Booker T. Jones: NPR Music Tiny Desk Concert
About Booker T. Jones
Booker T. Jones came into the music scene in 1962. This NPR clip shows that he is both humble about his ability and happy to entertain. Jones was musically a child prodigy and started out in music playing the oboe, saxophone, trombone, double bass and piano. On any given Sunday, you could also find him playing organ at his church.
When asked to play one of his compositions, Booker T. played a tune that he recorded with Booker T. and the MGs. He was only a seventeen years old and a senior at Booker T. Washington High School in Memphis. The smooth tone Jones coaxes from the Hammond B-3 is unmistakable and even played without a full band. The track is “Green Onions.”
How he ended up playing the organ
When asked about how he started playing the piano, “Jones said he began with piano lessons at ten years old.” His father had brought in a clarinet and he described it as a life altering moment. He wanted to learn more and started on the piano. His teacher, Selma Cole, happened to have an organ in her dining room, he thought it was just a china cabinet.
He asked about it several times and she said, “Oh, you don’t want to know what that is.” She said that he would not be able to afford $15 organ lessons and piano lessons at the same time. He got a job delivering papers to raise the funds needed. The day she finally opened up the organ and he saw the rows of keys, he had another ‘grabber’ moment. She played him a snippet of Bach and he was fascinated with the warmth he heard in the organ’s tone.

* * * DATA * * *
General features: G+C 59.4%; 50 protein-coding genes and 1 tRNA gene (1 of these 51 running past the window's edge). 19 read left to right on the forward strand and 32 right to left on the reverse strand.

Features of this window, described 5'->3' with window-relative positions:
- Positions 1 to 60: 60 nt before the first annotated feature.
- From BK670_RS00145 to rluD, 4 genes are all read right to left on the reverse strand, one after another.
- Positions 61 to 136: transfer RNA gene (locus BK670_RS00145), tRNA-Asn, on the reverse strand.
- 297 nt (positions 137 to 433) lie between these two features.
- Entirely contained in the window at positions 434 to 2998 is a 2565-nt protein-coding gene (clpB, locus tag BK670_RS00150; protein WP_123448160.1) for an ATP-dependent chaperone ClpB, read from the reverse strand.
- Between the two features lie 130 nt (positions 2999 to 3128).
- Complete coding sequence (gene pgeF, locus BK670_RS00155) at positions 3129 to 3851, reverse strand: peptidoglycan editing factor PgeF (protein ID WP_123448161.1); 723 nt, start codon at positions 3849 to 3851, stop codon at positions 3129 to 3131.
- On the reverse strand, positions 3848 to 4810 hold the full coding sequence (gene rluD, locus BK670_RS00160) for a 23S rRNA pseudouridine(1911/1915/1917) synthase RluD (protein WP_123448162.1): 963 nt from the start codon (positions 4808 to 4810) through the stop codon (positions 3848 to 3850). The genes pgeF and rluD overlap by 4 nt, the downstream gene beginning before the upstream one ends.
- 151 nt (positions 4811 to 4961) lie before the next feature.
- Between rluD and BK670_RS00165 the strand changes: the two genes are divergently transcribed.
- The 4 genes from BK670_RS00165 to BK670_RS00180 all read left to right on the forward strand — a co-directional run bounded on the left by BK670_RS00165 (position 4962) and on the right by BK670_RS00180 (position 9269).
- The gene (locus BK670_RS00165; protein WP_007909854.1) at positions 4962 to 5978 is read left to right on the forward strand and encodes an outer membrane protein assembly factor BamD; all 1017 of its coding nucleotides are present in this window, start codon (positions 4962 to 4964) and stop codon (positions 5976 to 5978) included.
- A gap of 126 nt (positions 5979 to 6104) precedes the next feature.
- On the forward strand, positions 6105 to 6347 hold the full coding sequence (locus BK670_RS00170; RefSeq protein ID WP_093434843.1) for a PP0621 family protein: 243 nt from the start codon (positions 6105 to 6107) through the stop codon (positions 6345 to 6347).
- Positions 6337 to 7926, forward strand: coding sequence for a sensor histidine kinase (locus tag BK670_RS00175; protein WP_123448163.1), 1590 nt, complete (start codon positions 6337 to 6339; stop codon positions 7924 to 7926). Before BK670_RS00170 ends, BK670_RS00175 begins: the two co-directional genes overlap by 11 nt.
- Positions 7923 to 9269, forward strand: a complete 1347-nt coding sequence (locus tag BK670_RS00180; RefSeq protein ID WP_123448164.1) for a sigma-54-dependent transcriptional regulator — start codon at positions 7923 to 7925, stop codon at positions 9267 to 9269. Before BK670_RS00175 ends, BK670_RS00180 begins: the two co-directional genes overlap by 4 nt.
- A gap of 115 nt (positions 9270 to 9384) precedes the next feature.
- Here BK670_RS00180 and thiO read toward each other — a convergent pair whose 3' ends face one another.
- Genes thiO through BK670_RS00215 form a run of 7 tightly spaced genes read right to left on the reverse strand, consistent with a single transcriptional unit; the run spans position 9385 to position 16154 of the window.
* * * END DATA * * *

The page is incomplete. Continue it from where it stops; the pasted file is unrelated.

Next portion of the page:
He learned how to crawl
He credits Mrs. Cole with teaching him how to crawl. He explains that instruments like the piano or guitar, the strings are plucked and will continue to vibrate until they are muted. On the other hand, the organ will only sound a note while the key is held down. So one has to hold a note with one finger while using the other fingers to play other notes. Crawling gives songs performed on an organ the smooth, flowing feel that one doesn’t always hear with a stringed instrument.
Born Under a Bad Sign
Jones played Born Under a Bad Sign next. Jones and his writing partner at Stax records, William Bell, originally wrote the song for guitarist Albert King. Eric Clapton and Cream’s version is more universally known than King’s, but Jones’ haunting organ brings a different feel to the song. He noted that Bad Sign was “written in my front room for Albert King, a lefthanded guitar player.”
His career at Stax Records
Booker T. Jones at one point in his life had a career at Stax Records. He also didn’t mention his work with the MGs that included Al Jackson (drums), Steve Cropper (guitar), Donald ‘Duck’ Dunn (bass), and other stellar members of the ‘Stax Records’ fabled house band.
He also didn’t get to talk about his first recording sessions where he played baritone sax and guitar (he is one of those multi-instrumentalists who seems to be able to play just about any instrument, even the oboe which is one of the more difficult reed instruments to master).
His first hit (Green Onions) may have been an instrumental, but Jones is also a very capable vocalist. Which is heard on his later releases, The Road to Memphis (2011) and Sound the Alarm (2013). Sound the Alarm features guest appearances by Gary Clark, Jr., Estelle, and a host of others. It also marks his return to Stax Records where he got his start.
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CREDITS: NPR Music Tiny Desk Concert